Annabella De Leon, Guatemala: raised herself and her family out of poverty by educating herself. She has been a Congresswoman since 1995. Despite death threats (she has 6 bodyguards appointed by Human Rights Watch), she is a fearless fighter against corruption and for the rights of the poor, particularly women and indigenous people.

 Mu Sochua, Cambodia: the former Minister of Women’s Affairs in Cambodia, she was co-nominated in 2005 for the Nobel Peace Prize for her work surrounding sex trafficking in Cambodia. Marina Pisklakova-Parker, Russia: founded ANNA, the first organization in Russia to provide crisis and counseling services for women affected by domestic violence. She is working to engage her government and embassies around the world in educating potential trafficking victims.

Farida Azizi, Afghanistan: a founding member of Afghan Women’s Network and the Corporation for Peace and Unity, she has gained asylum and now lives in the United States with her two children and works on women’s rights and peace-building in Afghanistan.

Hafsat Abiola, Nigeria: from a family of courageous fighters for freedom and justice, founded and directs KIND (Kudirat Initiative for Democracy), an NGO that aids women in their attempts to advance democracy in Africa and has created skills-training opportunities for young women across Nigeria.

Marina Pisklakova-Parker, Russia: founded ANNA, the first organization in Russia to provide crisis and counselling services for women affected by domestic violence.  She is working to engage her government and embassies around the world in educating potential trafficking victims.

 Joining Meryl Streep at the ensemble reading were top-line actresses Shohreh Aghdashloo (The House of Sand and Fog), Tony-nominated Julyana Soelistyo (Golden Child), Lauren Vélez (Dexter), and Archie Panjabi (The Good Wife).

SEVEN is a collaboration by award-winning playwrights Paula Cizmar, Catherine Filloux, Gail Kriegel, Carol K. Mack, Ruth Margraff, Anna Deavere Smith and Susan Yankowitz.

The summit was attended by over 1000 women pioneers in government, media, social activism, business and the arts including Her Majesty Queen Rania of Jordan; former Secretary of State Madeleine K. Albright; Chouchou Namegabe, the Congolese anti-rape activist and journalist and; French Finance Minister Christine Lagarde.

For further information please contact:
Janet McKay, PR Consultant, Tel: 07968 817514, Email: janet@janetmckaypr.com

About Vital Voices:

Vital Voices Global Partnership, a leading non-governmental organization (NGO) that identifies, trains, and empowers emerging women leaders and social entrepreneurs around the globe, enabling them to create a better world for us all. Vital Voices provides these women with the capacity, connections, and credibility they need to unlock their leadership potential.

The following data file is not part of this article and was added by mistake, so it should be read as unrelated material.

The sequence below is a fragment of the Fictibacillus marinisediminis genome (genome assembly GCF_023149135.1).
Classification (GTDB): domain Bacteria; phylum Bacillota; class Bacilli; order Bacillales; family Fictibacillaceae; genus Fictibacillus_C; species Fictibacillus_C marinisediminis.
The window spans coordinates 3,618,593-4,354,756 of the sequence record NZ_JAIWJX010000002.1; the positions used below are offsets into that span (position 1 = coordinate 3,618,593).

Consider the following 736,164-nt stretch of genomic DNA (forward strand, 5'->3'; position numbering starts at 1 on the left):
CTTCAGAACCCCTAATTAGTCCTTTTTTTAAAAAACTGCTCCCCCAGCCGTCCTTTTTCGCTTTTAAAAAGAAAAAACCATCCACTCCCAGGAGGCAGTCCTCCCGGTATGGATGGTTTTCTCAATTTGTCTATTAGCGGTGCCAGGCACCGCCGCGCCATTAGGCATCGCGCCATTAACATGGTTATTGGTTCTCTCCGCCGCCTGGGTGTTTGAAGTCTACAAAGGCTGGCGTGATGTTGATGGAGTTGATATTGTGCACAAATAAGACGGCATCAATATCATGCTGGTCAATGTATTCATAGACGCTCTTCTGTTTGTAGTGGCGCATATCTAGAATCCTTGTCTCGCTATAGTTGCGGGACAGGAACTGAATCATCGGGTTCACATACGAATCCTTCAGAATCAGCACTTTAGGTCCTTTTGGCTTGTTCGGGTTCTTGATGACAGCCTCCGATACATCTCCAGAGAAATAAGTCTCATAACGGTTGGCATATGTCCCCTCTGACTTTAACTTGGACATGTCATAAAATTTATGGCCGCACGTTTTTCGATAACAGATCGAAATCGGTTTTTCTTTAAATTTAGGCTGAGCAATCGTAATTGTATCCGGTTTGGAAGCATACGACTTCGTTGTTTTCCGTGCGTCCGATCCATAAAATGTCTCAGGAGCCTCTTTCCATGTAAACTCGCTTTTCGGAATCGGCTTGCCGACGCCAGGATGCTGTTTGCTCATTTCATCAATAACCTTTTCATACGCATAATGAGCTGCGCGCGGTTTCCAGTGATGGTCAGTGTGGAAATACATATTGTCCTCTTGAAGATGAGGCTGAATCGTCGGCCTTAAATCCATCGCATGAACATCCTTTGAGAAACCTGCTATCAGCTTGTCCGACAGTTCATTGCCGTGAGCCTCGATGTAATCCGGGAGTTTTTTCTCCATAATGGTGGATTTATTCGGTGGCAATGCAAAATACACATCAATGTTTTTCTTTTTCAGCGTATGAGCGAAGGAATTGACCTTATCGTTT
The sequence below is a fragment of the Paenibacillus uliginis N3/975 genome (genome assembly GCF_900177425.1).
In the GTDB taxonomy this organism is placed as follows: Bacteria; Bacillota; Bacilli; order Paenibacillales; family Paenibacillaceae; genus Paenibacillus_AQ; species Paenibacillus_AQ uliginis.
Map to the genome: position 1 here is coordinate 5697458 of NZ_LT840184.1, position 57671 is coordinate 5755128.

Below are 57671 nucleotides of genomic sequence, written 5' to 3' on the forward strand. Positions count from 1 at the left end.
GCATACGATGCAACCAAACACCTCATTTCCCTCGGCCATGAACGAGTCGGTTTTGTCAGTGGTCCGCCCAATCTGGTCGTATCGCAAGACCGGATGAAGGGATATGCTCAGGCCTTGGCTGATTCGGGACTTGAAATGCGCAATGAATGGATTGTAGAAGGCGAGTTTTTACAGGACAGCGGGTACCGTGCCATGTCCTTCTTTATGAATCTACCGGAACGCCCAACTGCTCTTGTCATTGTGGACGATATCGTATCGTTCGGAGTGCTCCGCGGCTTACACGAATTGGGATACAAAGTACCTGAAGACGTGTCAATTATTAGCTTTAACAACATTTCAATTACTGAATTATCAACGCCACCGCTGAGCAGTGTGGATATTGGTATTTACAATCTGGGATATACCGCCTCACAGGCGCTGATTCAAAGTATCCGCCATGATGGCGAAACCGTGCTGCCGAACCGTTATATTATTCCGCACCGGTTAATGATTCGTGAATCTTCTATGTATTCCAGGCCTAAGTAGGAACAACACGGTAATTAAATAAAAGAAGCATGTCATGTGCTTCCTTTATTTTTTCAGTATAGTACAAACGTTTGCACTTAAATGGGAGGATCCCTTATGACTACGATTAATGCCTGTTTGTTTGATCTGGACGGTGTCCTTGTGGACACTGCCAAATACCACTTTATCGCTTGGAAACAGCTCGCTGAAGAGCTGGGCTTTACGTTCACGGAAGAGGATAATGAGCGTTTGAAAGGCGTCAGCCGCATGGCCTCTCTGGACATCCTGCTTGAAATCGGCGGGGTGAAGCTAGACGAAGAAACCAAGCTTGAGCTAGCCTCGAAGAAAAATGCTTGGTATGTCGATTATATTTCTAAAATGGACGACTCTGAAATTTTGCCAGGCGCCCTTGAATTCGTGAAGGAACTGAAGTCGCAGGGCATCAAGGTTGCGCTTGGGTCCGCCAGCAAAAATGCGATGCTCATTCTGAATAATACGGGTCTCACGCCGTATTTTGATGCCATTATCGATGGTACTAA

The Vital Voices’ mission is to identify, invest in and bring visibility to extraordinary women around the world by unleashing their leadership potential to transform lives and accelerate peace and prosperity in their communities.

The Vital Voices international staff and team of over 1,000 partners, pro bono experts and leaders, including senior government, corporate and NGO executives, have trained and mentored more than 8,000 emerging women leaders from over 127 countries in Asia, Africa, Eurasia, Latin America, and the Middle East since 1997. These women have returned home to train and mentor more than 500,000 additional women and girls in their communities.

The Participation and the Practice of Rights (PPR) Project (www.pprproject.org):

The Participation and the Practice of Rights (PPR) Project was founded by Inez McCormack during her presidency of the Irish Congress of Trade Unions. Inez, with others, instigated a series of conversations held all over Ireland by diverse groups including human rights organisations, women’s groups, local residents, community groups, trade unions, lawyers, disability groups and international human rights experts who unequivocally supported the need for human rights tools and principles to be put at the service of the most disadvantaged groups.

These discussions took place in the ‘Celtic Tiger’ era which produced unprecedented economic growth across the island of Ireland. Yet, the current systems of economic and social governance did not deliver real benefits of that economic growth to the most excluded and disadvantaged communities.

Since 2006 PPR has supported disadvantaged groups to implement standards of participation and accountability in systems of governance in order to deliver sustainable change. As one female community activist commented, human rights standards were the “best kept secret in the world”. PPR’s work has focused on developing human rights tools that ensure they are no longer secret,  but are put at the service of those who need them most.

The learning from the PPR Project has demonstrated that the meaningful participation of vulnerable groups in social and economic decisions which affect their lives results in the improved effectiveness of public service delivery, resource allocation, and economic growth.

Mary Robinson, former President of Ireland and UN Human Rights Commissioner, appeared at a PPR event in Belfast in May 2008 and commented:

“The first thing I would like to say is that you probably underestimate how innovative what you’re doing is. It is very local. It is looking at international standards and trying to make them practical and local.. It is the difference between words and rhetoric and pieces of paper and making change and making change in the right way.”

Videos:

Meryl Streep speaking to Inez McCormack

Hillary Clinton’s speech (mentioning Inez in Part 2) as she introduced the play